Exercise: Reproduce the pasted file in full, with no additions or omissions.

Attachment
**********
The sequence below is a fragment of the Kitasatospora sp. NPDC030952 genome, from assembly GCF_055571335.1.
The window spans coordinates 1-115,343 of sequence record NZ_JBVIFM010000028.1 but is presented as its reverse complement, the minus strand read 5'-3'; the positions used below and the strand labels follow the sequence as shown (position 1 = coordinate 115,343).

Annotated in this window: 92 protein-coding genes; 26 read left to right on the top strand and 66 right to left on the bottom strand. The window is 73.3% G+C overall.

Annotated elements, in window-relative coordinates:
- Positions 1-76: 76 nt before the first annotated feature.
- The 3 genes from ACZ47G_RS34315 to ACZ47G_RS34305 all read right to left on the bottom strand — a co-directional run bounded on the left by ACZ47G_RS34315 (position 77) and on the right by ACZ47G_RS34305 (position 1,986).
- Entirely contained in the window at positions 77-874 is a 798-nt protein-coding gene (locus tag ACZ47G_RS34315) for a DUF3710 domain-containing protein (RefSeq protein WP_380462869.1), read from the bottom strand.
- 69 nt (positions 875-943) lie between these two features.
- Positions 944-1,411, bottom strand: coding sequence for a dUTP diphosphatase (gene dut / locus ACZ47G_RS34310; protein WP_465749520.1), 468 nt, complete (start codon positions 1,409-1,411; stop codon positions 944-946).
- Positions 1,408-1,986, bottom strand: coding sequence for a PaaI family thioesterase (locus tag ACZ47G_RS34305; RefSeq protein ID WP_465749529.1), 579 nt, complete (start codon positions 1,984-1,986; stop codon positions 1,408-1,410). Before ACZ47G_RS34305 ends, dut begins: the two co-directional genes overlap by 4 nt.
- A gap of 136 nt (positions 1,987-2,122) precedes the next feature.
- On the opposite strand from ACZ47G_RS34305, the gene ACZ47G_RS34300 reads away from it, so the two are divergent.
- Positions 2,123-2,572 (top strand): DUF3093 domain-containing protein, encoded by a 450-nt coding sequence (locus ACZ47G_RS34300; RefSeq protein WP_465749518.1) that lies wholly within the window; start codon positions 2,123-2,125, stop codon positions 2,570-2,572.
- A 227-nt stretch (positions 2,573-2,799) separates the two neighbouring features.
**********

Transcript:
The sequence below is a fragment of the Kitasatospora sp. NPDC030952 genome, from assembly GCF_055571335.1.
The window spans coordinates 1-115,343 of sequence record NZ_JBVIFM010000028.1 but is presented as its reverse complement, the minus strand read 5'-3'; the positions used below and the strand labels follow the sequence as shown (position 1 = coordinate 115,343).

Annotated in this window: 92 protein-coding genes; 26 read left to right on the top strand and 66 right to left on the bottom strand. The window is 73.3% G+C overall.

Annotated elements, in window-relative coordinates:
- Positions 1-76: 76 nt before the first annotated feature.
- The 3 genes from ACZ47G_RS34315 to ACZ47G_RS34305 all read right to left on the bottom strand — a co-directional run bounded on the left by ACZ47G_RS34315 (position 77) and on the right by ACZ47G_RS34305 (position 1,986).
- Entirely contained in the window at positions 77-874 is a 798-nt protein-coding gene (locus tag ACZ47G_RS34315) for a DUF3710 domain-containing protein (RefSeq protein WP_380462869.1), read from the bottom strand.
- 69 nt (positions 875-943) lie between these two features.
- Positions 944-1,411, bottom strand: coding sequence for a dUTP diphosphatase (gene dut / locus ACZ47G_RS34310; protein WP_465749520.1), 468 nt, complete (start codon positions 1,409-1,411; stop codon positions 944-946).
- Positions 1,408-1,986, bottom strand: coding sequence for a PaaI family thioesterase (locus tag ACZ47G_RS34305; RefSeq protein ID WP_465749529.1), 579 nt, complete (start codon positions 1,984-1,986; stop codon positions 1,408-1,410). Before ACZ47G_RS34305 ends, dut begins: the two co-directional genes overlap by 4 nt.
- A gap of 136 nt (positions 1,987-2,122) precedes the next feature.
- On the opposite strand from ACZ47G_RS34305, the gene ACZ47G_RS34300 reads away from it, so the two are divergent.
- Positions 2,123-2,572 (top strand): DUF3093 domain-containing protein, encoded by a 450-nt coding sequence (locus ACZ47G_RS34300; RefSeq protein WP_465749518.1) that lies wholly within the window; start codon positions 2,123-2,125, stop codon positions 2,570-2,572.
- A 227-nt stretch (positions 2,573-2,799) separates the two neighbouring features.